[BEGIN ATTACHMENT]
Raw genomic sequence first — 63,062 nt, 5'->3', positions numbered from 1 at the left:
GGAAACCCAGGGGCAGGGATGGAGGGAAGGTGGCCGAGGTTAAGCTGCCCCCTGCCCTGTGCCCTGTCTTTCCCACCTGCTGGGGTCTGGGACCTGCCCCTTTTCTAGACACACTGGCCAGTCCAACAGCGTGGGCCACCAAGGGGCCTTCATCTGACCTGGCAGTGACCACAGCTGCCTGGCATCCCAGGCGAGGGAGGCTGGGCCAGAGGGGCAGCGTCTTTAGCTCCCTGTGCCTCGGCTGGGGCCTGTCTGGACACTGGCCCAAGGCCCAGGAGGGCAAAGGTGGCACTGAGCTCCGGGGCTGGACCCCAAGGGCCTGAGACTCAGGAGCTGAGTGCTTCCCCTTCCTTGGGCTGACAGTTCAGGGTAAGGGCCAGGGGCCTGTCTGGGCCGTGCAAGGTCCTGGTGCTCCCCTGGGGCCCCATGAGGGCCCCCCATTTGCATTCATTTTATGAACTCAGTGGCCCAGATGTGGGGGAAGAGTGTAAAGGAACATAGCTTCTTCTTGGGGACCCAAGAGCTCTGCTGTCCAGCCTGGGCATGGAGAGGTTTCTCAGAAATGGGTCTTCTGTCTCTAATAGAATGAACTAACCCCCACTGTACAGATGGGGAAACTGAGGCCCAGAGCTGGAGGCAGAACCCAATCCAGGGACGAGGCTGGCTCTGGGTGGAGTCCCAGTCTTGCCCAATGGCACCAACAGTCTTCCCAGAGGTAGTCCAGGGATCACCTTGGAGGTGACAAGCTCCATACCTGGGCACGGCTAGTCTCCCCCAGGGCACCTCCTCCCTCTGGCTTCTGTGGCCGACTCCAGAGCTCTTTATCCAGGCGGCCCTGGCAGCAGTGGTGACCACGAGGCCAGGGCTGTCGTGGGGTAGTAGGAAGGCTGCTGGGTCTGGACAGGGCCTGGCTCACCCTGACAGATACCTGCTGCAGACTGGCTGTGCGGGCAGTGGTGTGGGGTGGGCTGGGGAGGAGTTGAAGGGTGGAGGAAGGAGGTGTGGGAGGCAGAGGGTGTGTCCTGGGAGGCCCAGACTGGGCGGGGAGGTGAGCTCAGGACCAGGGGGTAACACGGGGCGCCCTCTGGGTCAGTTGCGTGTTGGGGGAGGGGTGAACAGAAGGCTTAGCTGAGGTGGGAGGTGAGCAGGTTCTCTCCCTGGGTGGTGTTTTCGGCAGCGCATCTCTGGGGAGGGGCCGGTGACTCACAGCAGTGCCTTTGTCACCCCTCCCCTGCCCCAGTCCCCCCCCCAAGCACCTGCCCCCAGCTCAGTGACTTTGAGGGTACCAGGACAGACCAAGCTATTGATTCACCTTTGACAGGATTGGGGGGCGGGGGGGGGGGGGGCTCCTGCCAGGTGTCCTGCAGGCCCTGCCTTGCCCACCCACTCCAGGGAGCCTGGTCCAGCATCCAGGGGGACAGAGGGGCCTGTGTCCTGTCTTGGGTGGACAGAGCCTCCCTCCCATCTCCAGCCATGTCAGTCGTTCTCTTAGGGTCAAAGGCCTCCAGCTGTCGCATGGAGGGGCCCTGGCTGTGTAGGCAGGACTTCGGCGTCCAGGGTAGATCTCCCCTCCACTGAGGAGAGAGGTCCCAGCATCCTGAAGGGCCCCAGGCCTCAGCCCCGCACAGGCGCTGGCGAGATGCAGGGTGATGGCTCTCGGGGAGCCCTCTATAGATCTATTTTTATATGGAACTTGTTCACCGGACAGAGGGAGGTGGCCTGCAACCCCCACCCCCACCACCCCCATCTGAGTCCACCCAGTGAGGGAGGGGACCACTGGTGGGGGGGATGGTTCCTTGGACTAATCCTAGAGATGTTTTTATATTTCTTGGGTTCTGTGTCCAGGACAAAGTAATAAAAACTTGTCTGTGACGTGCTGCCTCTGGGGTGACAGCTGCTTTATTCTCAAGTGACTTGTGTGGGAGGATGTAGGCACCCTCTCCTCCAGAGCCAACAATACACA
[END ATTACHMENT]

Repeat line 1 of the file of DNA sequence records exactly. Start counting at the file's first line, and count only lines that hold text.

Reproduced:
Raw genomic sequence first — 63,062 nt, 5'->3', positions numbered from 1 at the left: